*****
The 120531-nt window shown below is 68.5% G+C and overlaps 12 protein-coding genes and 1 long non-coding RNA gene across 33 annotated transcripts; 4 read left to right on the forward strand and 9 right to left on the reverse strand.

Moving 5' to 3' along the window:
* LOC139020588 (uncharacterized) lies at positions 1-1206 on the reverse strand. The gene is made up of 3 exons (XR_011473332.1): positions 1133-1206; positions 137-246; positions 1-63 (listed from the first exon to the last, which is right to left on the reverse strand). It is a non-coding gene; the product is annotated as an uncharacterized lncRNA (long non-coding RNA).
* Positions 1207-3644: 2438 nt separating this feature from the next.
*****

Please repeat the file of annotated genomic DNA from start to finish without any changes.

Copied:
The 120531-nt window shown below is 68.5% G+C and overlaps 12 protein-coding genes and 1 long non-coding RNA gene across 33 annotated transcripts; 4 read left to right on the forward strand and 9 right to left on the reverse strand.

Moving 5' to 3' along the window:
* LOC139020588 (uncharacterized) lies at positions 1-1206 on the reverse strand. The gene is made up of 3 exons (XR_011473332.1): positions 1133-1206; positions 137-246; positions 1-63 (listed from the first exon to the last, which is right to left on the reverse strand). It is a non-coding gene; the product is annotated as an uncharacterized lncRNA (long non-coding RNA).
* Positions 1207-3644: 2438 nt separating this feature from the next.